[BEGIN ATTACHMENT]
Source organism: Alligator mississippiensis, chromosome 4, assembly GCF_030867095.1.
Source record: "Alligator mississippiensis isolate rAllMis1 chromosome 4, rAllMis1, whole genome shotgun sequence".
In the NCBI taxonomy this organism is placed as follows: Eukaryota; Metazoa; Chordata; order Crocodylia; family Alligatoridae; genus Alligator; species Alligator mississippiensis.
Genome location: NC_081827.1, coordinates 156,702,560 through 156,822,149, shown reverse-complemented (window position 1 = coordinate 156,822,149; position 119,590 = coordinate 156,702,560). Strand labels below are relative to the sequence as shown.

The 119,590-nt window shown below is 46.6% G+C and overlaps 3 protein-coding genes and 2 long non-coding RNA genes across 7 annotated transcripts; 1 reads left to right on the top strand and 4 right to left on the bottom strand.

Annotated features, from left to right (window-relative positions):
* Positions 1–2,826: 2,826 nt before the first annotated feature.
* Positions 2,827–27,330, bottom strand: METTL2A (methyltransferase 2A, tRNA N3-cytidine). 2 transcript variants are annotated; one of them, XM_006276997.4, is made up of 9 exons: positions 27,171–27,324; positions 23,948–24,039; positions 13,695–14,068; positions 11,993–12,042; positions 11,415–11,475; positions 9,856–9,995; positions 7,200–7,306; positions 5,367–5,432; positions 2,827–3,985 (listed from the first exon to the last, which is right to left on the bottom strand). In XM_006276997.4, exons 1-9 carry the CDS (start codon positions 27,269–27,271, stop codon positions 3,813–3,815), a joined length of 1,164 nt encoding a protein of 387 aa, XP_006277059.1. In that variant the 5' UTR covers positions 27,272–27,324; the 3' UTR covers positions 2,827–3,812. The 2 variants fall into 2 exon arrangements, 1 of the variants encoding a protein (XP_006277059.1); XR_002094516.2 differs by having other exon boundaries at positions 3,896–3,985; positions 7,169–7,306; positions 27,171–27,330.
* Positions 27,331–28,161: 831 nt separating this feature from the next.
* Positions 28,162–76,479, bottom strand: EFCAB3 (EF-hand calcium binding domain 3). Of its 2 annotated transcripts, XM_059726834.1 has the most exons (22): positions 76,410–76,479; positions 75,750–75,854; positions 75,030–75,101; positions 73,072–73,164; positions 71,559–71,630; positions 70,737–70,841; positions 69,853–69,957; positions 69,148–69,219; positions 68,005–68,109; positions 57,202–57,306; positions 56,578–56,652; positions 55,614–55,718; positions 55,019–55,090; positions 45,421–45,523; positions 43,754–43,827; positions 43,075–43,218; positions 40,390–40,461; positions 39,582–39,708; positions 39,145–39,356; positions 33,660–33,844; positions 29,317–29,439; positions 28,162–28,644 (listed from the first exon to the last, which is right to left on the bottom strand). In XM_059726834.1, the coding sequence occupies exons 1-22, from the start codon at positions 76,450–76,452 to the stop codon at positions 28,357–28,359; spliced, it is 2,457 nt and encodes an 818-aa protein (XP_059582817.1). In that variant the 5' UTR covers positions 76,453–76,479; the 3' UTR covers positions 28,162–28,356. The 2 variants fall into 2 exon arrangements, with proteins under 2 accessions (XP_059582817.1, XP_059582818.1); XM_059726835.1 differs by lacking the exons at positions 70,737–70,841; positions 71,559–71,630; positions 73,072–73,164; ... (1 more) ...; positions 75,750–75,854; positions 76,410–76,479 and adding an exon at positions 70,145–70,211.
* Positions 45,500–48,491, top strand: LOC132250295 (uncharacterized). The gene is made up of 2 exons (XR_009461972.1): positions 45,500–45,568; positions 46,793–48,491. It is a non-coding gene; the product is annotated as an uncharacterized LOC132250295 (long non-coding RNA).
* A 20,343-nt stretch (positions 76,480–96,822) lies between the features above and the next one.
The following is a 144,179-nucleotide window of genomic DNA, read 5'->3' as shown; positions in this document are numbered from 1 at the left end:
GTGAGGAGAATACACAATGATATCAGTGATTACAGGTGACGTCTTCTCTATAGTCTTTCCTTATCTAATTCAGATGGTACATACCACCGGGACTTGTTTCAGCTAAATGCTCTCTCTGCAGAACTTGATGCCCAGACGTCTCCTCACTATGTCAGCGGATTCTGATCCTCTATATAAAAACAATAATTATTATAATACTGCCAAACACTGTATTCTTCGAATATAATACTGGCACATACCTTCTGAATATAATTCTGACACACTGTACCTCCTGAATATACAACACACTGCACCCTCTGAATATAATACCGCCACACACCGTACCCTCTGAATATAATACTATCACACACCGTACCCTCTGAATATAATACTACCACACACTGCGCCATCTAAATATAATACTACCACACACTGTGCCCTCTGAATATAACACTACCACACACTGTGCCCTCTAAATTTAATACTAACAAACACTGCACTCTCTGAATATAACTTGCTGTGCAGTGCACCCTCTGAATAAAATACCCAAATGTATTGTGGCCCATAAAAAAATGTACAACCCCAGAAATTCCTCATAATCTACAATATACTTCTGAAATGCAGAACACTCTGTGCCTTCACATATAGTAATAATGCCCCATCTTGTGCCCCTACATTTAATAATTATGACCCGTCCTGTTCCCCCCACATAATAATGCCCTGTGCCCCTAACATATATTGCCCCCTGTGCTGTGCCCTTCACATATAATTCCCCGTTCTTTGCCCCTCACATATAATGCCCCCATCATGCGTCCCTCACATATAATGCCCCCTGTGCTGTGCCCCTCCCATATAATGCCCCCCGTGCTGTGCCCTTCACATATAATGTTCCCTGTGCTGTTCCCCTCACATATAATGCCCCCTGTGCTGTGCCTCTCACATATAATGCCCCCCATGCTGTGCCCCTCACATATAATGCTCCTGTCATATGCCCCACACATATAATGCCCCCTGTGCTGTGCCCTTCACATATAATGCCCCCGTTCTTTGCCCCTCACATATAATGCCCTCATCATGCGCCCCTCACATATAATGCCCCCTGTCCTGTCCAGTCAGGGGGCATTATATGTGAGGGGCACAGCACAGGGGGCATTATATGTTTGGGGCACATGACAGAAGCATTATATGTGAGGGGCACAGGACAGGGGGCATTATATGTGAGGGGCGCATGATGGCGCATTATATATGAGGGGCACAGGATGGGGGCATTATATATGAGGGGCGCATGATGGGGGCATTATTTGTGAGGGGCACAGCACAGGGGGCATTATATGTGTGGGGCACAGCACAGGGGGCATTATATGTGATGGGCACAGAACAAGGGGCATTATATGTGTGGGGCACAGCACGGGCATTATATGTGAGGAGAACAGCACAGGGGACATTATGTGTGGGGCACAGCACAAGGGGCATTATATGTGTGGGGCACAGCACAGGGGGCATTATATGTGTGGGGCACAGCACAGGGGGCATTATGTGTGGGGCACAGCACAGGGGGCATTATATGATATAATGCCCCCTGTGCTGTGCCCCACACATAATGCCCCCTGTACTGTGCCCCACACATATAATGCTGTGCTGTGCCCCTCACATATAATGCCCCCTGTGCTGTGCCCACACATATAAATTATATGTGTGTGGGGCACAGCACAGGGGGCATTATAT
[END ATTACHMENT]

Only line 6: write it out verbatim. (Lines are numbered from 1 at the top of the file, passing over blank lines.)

Annotated features, from left to right (window-relative positions):